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Plastic Surgery Hot topics for 2018

9th January 2019 by Richard Bloom

1. Crackdown on non-surgeons

2018 finally saw the government take measures to restrict the use of the term cosmetic surgeon with a parliamentary committee making 16 recommendations including ‘to protect or otherwise restrict the title ‘cosmetic surgeon’ at a national level under the Health Practitioner Regulation National Law”.

Just this week in California an announcement was made, that from 1 January 2019, Cosmetic Surgeons in California will not be able to claim they are ‘Board Certified’ with the Medical Board of California voting unanimously in its decision to ban doctors who have not completed the requisite Board Certification through the American Board of Medical Specialties from doing so.

This is likened to what we have here in Australia, and New Zealand with doctors becoming surgeons only after completing an Australian Medical Council (AMC) accredited surgical training and passing examinations to achieve the Fellowship with the Royal Australasian College of Surgeons (RACS).  Only then is a Surgeon allowed to register with the Australian Health Practitioners Regulation Agency(AHPRA) as a specialist surgeon.

The AMC is a Government appointed body that accredits specialist surgical training program to ensure that standards of education, training and assessment of the medical profession are met.  The AMC is the gatekeeper for the recognition of new medical specialties, and it is a rigorously controlled process.  It also stipulates which medical titles are legally protected.  RACS is the only AMC accredited provider of training to surgeons in Australia and New Zealand.

A Specialist Plastic Surgeon is someone who has completed a Fellowship with the RACS, they are legally entitled to use this protected title and they registered by the Australian government as a Specialist.

So government agencies are finally starting to take action to better regulate the cosmetic surgery industry and make it safer for patients. But there’s still a long way to go.

2. Brazillian Butt lift

Brazilian butt lift surgery (BBL) is a fat grafting procedure aimed to increase the fullness and shape of the buttocks using your own fat. Liposuction is performed in areas that have excess fat—typically the abdomen, sides and hips, and/or lower back—to both improve the proportions and contour of the lower body and harvest fat to be added to the buttocks.

The procedure gained enormous popularity in 2017 on the back of shapely so called “celebrities” such as Kim Kardashian, Jennifer Lopez, Serena Williams, and Beyoncé

Despite having the highest annual growth rate of any cosmetic surgical procedure, the intraoperative mortality rate for gluteal augmentation with fat transplantation (i.e., “Brazilian butt lift”) is unacceptably high. The American Society for Aesthetic Plastic Surgery estimates the intraoperative death rate from this operation to be approximately one in 2351. In addition to these fatal complications, serious nonfatal complications, namely microfat embolism and sciatic nerve injury, are also surprisingly high.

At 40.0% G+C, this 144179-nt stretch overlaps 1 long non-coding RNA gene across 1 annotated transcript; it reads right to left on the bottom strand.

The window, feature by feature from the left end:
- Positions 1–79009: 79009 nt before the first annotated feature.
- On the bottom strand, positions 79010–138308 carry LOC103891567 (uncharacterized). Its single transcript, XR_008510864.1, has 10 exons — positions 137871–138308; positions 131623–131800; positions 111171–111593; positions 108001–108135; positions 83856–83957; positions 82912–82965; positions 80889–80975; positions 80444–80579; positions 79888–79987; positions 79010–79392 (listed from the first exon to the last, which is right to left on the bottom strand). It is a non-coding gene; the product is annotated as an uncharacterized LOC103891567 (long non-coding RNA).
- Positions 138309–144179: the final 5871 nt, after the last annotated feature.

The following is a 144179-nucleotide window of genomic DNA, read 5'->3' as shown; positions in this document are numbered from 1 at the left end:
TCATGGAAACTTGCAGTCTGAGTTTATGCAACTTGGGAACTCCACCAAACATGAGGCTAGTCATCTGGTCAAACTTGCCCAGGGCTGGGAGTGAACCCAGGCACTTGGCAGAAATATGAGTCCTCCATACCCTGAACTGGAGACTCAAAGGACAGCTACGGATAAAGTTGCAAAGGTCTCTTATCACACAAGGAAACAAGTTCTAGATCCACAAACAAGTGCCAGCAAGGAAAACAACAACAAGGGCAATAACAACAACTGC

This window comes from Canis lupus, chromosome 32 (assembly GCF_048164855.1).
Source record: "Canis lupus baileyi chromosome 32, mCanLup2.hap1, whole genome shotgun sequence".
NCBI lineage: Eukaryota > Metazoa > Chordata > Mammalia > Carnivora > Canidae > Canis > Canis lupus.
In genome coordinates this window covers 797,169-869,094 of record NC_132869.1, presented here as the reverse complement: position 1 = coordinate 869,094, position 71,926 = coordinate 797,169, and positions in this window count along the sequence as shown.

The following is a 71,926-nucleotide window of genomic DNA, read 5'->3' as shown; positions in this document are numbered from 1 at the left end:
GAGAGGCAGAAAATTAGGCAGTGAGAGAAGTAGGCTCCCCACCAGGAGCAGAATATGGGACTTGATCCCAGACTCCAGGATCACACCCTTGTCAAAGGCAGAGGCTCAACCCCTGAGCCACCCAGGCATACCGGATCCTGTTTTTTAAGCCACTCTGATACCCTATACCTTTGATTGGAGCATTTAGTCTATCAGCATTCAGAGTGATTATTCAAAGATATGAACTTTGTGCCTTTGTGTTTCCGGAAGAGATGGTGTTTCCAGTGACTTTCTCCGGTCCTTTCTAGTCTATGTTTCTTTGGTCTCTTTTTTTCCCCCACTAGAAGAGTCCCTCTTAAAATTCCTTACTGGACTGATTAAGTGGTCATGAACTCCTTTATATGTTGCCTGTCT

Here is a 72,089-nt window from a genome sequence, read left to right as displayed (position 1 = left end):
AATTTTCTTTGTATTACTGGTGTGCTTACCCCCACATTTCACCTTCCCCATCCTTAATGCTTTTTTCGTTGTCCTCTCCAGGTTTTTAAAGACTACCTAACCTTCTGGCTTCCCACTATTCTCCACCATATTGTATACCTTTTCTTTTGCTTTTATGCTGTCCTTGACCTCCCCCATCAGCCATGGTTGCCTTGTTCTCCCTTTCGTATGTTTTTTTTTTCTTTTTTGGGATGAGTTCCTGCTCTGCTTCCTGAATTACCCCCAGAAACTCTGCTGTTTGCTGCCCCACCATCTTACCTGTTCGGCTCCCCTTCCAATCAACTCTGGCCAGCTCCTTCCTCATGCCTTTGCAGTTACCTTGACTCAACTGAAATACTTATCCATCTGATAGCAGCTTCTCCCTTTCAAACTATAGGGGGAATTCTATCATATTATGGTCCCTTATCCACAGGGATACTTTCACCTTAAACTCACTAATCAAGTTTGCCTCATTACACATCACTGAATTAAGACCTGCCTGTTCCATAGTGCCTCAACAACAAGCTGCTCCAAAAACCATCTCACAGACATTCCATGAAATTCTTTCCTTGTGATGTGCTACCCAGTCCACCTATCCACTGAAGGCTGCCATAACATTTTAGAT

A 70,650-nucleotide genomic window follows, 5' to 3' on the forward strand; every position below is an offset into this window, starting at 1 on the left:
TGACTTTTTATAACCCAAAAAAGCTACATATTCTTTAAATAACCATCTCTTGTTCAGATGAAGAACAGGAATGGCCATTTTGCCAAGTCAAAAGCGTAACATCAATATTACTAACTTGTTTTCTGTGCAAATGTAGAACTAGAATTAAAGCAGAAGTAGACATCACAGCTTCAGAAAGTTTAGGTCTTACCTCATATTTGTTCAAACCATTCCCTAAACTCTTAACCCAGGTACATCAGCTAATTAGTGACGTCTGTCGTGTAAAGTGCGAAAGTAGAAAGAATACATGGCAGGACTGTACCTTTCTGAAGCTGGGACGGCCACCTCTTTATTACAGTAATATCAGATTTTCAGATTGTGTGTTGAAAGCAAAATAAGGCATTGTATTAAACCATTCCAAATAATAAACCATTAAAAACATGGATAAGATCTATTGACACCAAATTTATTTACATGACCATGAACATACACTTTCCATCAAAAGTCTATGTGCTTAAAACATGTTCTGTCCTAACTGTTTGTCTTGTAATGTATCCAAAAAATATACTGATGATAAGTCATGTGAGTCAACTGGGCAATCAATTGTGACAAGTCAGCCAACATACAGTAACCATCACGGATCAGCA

The theory goes that if you place the fat in a superficial plane, within a “safety triangle” then it is safe. However a recent article in the Plastic and Reconstructive Surgery Journal has demonstrated that this is impossible to control and that fat migrates into deeper planes.

Lets put this in perspective, to demonstrate just how risky a procedure this is.

So the procedure is over 50 times more likely to result in death than all other plastic surgery procedures. It is riskier than boxing and only just safer than motorbike racing.

For us at Re. this is too risky for a cosmetic procedure.

Finally it is a weird fashion trend, it is more than likely these same women will want the fat removed in 5 years time!

3. ALCL

BIA-ALCL (Breast Implant-Associated Anaplastic Large Cell Lymphoma) is a rare spectrum of disease that can range from a indolent accumulation of fluids around the breast (seroma) to a potentially metastatic lymphoma when there are delays in diagnosis. BIA-ALCL is not a cancer of the breast tissue itself. When diagnosed early, it is readily curable. If the disease is advanced, chemotherapy or radiation may be required. BIA-ALCL is currently classified as a lymphoma. Many experts believe that it behaves clinically as a lymphoproliferative disorder (LPD) that encompasses the spectrum of disease from benign CD30+ seromas, to CD30+ malignant seromas, to invasive capsular disease, and finally metastatic disease. BIA-ALCL is a highly treatable disease with high cure rates.

There have been 16 confirmed deaths, (globally), attributed to BIA-ALCL since the disease was first reported nearly 20 years ago.